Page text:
Thursday, March 1, 2012

Book 9 - The Adderall Diaries by Stephen Elliott


So, I picked up this book by Stephen Elliott expecting it to be the run of the mill memoir about a guy from the streets who has a drug addiction that he kicks and then makes good by becoming what he always dreamed of becoming - in his case a writer - and then writing this particular memoir in order to make sure that other people don't follow those early footsteps (or if they had, to prove to them that they too can achieve their goals). But this memoir isn't like this. It's actually way more complicated (and, by extension, much better). It's not just about Elliott's journey to self-discovery, although he manages to discover himself in the process. He's actually searching for a story that will help him to overcome his writer's block. His "official" story is about a murder that has occurred and the two people that are suspects in it - a soon to be ex-husband and his ex's new boyfriend. This search leads him through the wasteland of his childhood (in which he is a ward of the court and abused/neglected by his father) and his current addiction to Adderall (which he takes in pill form and snorts) and his penchant for S/M sexual relationships. No matter where he looks, though, he can't get around the demon of his father - all the paths that he takes seems to lead there.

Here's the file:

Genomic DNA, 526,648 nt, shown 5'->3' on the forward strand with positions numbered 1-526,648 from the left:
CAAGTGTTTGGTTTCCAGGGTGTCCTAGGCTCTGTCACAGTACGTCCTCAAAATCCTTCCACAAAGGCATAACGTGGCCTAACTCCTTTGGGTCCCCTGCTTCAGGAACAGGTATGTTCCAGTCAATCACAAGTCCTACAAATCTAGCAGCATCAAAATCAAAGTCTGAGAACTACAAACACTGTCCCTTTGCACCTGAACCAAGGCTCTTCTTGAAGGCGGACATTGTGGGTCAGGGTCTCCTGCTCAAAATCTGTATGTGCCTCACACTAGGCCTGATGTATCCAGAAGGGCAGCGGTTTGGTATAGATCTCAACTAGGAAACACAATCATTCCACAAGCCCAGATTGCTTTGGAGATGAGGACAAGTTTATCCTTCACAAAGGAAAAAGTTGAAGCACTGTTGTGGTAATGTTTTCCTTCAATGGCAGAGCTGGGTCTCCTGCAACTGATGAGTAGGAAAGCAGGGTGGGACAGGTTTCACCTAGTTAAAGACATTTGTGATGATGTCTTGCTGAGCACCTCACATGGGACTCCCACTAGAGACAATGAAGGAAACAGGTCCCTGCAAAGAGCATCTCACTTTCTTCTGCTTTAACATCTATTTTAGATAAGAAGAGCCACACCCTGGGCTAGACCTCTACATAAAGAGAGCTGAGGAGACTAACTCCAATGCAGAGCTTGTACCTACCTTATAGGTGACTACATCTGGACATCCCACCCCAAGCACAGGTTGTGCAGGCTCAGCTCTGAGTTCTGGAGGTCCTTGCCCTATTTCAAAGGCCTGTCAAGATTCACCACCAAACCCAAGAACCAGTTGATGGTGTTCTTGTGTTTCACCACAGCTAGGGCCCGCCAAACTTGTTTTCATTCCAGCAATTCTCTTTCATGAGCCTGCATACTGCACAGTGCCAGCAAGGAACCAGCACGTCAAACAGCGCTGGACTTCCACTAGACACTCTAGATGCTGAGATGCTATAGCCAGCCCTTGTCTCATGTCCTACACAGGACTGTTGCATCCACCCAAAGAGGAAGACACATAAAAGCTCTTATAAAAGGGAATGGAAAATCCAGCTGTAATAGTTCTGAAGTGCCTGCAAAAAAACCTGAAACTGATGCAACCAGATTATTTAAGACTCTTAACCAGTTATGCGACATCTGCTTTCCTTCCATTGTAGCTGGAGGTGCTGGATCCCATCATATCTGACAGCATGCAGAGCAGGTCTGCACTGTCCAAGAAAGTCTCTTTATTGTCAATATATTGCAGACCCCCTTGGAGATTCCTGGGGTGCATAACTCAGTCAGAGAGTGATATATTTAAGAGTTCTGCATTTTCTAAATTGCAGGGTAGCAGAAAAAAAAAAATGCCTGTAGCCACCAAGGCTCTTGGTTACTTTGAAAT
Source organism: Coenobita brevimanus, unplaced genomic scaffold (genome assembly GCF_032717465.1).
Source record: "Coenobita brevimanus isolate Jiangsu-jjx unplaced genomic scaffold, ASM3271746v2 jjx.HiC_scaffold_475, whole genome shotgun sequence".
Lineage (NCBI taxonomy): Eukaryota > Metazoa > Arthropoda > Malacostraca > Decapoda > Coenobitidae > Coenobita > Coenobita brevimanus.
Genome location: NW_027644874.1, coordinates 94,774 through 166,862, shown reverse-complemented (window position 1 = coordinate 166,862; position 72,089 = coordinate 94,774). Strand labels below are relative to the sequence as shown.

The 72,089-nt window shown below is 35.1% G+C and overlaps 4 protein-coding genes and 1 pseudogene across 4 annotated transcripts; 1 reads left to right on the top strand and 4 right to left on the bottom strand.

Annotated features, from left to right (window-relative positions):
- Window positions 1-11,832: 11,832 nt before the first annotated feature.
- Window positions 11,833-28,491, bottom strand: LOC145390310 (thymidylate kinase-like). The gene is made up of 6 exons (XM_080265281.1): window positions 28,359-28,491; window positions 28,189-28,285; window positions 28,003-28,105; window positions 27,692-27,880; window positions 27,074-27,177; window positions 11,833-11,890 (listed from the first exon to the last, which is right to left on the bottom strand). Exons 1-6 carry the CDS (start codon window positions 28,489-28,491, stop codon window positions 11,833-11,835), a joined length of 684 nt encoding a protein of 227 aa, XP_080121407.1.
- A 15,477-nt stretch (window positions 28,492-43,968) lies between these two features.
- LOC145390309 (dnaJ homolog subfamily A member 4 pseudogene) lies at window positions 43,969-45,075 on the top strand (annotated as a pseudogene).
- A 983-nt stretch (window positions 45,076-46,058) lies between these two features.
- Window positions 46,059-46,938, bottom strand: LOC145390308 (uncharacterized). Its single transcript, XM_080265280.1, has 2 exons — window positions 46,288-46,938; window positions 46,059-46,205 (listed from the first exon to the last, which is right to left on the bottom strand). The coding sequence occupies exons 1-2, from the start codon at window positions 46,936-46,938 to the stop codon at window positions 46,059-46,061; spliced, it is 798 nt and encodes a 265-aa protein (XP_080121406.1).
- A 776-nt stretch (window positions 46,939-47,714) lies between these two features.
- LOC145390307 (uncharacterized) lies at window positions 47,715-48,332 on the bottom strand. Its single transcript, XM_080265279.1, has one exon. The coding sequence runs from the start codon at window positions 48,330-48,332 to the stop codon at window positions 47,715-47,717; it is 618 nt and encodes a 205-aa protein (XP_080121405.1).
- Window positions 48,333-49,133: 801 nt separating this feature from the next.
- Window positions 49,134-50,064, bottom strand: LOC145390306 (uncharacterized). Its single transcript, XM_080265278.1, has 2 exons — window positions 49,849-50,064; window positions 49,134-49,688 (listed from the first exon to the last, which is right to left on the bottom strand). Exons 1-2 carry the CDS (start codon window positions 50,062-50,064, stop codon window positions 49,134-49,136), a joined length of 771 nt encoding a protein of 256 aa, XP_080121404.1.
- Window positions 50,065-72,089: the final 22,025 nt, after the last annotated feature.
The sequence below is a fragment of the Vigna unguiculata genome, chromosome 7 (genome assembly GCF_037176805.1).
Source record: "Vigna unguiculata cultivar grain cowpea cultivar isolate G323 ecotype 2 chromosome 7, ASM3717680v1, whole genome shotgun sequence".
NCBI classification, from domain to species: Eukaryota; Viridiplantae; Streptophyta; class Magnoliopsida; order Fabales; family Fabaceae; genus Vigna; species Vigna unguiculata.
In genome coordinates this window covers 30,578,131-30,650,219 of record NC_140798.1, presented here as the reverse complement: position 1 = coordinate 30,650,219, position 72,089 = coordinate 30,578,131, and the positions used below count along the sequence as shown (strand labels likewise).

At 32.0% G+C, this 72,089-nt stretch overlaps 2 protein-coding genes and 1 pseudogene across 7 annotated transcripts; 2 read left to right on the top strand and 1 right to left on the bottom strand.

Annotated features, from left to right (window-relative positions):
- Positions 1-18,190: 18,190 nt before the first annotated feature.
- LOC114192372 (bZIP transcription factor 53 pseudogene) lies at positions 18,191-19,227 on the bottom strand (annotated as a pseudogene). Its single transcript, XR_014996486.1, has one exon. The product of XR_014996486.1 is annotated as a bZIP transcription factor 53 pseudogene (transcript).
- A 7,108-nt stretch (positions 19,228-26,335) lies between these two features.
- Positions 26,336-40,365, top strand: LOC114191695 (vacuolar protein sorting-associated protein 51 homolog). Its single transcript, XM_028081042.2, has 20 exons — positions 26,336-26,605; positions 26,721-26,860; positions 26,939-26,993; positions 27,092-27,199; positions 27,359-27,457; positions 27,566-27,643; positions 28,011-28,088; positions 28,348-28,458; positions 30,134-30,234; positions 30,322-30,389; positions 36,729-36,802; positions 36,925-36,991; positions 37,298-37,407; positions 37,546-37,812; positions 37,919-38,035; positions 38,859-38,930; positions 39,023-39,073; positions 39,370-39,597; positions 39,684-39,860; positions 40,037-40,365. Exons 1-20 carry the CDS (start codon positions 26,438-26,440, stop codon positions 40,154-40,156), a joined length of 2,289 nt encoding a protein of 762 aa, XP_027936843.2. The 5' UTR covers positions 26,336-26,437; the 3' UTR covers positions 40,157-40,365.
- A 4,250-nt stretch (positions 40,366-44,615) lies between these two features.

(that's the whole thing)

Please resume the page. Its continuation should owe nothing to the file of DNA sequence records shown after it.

I liked this more than I thought that I would. It's not a confessional, tell-all type of thing - more of the process of getting there then anything else and that was refreshing because the tell all memoirs can sometimes become very...old for lack of a better term. I thought it was also a creative take on the memoir genre. It used a real life murder trial to delve into and explore personal demons and that was brilliant, because it was different. It is, therefore, honest, raw and heart wrenching by turns. Elliott remains true to himself and the memories, as he remembers and feels about them. They're not sugar coated or filtered. They just are. And that is also what makes this memoir so interesting. Don't get me wrong, this memoir is sometimes disjointed and is more stream of consciousness or a mix of short stories held together by Elliott's reports of the murder trial, which act as the glue for the whole memoir.

I felt like this memoir was sincere and honest and I really enjoyed it. Go out and get it right now!

1 comment:

  1. Thanks for reviewing my son's book. He was a ward of the court age 16-17. If you will read his blog entries in Rumpus, you will see him describe his childhood as "fantastic...full of adventure" and his home as "permissive". He says, "I was never punished..."

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